Data is chunked; you don’t necessarily get the chunks in order. Worst case, you could get n, n-1, … 0 – but since chunks come in random order, I’d doubt it. The chunking means that you can’t view a stream, because any sequence is purely by chance.

    So it’s faster because you can get the chunk from anyone, even a slow modem connection can contribute. Conceiveably, a T1 conection could be saturated by a large enough number of modem user sending data upstream if the chunks were small enough. I dunno for sure, I’m not an expert, but it’s an interesting thought.

    (I am interested in the show, can’t see it here, and haven’t been able to find a working torrent – care to point me in the right direction?)

  6. Another reason BitTorrent does what it does with not making the files available progressively is because the protocol asks for ranges pretty much randomly throughout the file, based on the list of clients given to it by the tracker and the associated information about which ranges those clients in turn have. This helps increase the overall efficiency of the network, but at the expense of being able to use part-downloaded files.

  7. Being able to control upload on BT is fairly essential for two reasons; making sure it doesn’t saturate your upstream is one, but the other is that the sizable and growing minority of people with ISP-imposed bandwidth caps need to be able to restrict it. I’d love to upload everything I download at 1:1 but my bandwidth cap is too small for me to do it. I’ll let the lucky people whose ISPs haven’t yet started to restrict bandwidth use handle the strain…

  8. Torrents that contain compressed files (eg. RAR) are usually a bad idea.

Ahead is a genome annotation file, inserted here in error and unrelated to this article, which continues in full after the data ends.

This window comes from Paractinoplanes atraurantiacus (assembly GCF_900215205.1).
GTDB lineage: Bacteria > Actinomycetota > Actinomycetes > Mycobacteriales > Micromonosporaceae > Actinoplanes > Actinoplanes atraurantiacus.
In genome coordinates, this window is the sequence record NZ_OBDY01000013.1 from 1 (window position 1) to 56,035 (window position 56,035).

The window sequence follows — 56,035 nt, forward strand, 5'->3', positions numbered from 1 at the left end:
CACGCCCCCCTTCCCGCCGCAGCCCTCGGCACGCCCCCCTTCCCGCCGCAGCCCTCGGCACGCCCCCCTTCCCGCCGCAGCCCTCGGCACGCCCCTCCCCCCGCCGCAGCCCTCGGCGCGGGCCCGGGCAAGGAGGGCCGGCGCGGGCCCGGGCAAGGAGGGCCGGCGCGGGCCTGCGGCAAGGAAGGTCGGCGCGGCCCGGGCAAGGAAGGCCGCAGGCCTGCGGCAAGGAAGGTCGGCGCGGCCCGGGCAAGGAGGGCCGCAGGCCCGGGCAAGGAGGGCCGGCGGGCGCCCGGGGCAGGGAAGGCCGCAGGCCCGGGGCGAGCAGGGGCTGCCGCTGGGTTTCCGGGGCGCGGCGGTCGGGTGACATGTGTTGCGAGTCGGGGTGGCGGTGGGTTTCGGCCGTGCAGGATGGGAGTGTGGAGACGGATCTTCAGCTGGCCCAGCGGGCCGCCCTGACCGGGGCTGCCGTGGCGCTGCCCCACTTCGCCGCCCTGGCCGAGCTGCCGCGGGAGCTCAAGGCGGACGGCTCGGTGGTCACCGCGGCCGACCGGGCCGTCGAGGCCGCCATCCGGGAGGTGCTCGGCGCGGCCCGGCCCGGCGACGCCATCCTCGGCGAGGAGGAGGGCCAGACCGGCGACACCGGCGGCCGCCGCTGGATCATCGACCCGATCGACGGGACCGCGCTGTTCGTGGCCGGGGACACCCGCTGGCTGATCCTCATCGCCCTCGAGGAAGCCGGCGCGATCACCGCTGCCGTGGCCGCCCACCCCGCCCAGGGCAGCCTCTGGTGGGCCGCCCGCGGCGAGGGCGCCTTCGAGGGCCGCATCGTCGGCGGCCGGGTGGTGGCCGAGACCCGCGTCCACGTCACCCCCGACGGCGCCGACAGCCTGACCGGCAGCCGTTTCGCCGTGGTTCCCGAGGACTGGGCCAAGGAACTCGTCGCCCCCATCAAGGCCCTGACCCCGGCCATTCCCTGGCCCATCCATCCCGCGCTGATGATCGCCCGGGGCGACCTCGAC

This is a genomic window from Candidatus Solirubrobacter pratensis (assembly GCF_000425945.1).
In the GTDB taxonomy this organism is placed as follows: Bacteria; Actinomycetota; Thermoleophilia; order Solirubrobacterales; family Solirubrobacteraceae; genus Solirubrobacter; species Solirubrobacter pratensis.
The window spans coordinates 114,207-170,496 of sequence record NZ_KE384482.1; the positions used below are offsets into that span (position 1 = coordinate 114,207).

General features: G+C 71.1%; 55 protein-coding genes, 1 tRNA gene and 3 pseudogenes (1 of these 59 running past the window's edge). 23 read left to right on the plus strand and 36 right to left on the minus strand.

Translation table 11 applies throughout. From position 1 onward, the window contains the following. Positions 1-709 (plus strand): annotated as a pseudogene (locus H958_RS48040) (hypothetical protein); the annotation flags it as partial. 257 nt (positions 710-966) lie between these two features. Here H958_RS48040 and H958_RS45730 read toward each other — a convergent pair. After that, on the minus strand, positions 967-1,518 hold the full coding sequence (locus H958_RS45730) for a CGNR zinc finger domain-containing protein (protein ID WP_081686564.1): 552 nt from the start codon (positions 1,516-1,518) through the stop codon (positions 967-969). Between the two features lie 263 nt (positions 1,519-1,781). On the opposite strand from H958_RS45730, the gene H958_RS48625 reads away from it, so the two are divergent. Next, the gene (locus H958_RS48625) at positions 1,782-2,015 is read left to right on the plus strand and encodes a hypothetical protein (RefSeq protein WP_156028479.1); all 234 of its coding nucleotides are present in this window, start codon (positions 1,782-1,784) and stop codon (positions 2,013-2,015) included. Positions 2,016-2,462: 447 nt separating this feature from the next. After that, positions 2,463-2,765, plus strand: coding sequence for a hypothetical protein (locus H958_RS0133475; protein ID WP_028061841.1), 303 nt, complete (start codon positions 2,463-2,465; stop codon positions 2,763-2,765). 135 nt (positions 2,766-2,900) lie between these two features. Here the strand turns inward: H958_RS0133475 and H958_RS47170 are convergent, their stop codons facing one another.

First, most audio or video is already compressed, so they don’t really provide much of a space saving.

    Second, after downloading 5GB of compressed data you probably want to decompress it so you can watch it. Now you’ve got about 10GB on your disk (the compressed version and uncompressed version). If you delete the compressed version to save disk space, you can’t continue to provide upload bandwidth for the torrent, so it encourages people to leave a torrent sooner.

    If the data files are not compressed, they are usable and shareable at the same time.

  9. The reason you can’t use Bit Torrent files until they’re downloaded is that you don’t get the file in order. Clients either create sparse files or allocate files of just zeros and fill them in as the data is downloaded.

    It’s annoying, but it’s key reason why bit torrent works so well! Since the pieces are distributed essentially randomly, it means that even if no one on the network has the WHOLE file, we still might be able to assemble the file from our various parts.

    Furthermore, it means that the entire network is able to go faster. If the data was downloaded sequentially, and I have 56% of the file, that means I can only downloaded from peers that already have AT LEAST 56% of the file. With “random” part distribution, I can connect to any 20 users and odds are that I will be able to trade parts with all of them. So the number of people that I am able to download from has increased dramatically!

    In other words, random part distribution (rather than sequential downloading) is KEY to the bittorrent network. Yes, it’s annoying when you want to watch something Right Now, but it’s one of the main things that makes the entire protocol work so well.

  10. If BT would download chunks sequentially, everyone would have the first 5% of the torrent, but only the seeders would have the last 5%. This would mean that downloading the last few % of the torrent would take orders of magnitude longer. Also, you suggest that each client makes sure the upload/download ratio should always be 1. If you would read the design documents on how connections are established, you would understand that this would completely break a well thought out system that automatically finds and maintains links between computers that have a high internal bandwidth. The changes you are proposing to BT would make torrent perform as slowly as ftp.

    Two notes on your usage of BitTorrent:

    1). The more advanced clients allow you to selectively download only a subset of the files in a torrent. So if you are downloading a torrent for a season of a TV-series, you can make sure the program first downloads the first episode.

    2). Most, maybe even all BitTorrent client allow you to quit and later on resume the download.

  11. The warez community uses .rar at the best of times: be glad it’s not a self-extracting .exe inside a .zip inside a .rar, with liberal sprinklings of splittage.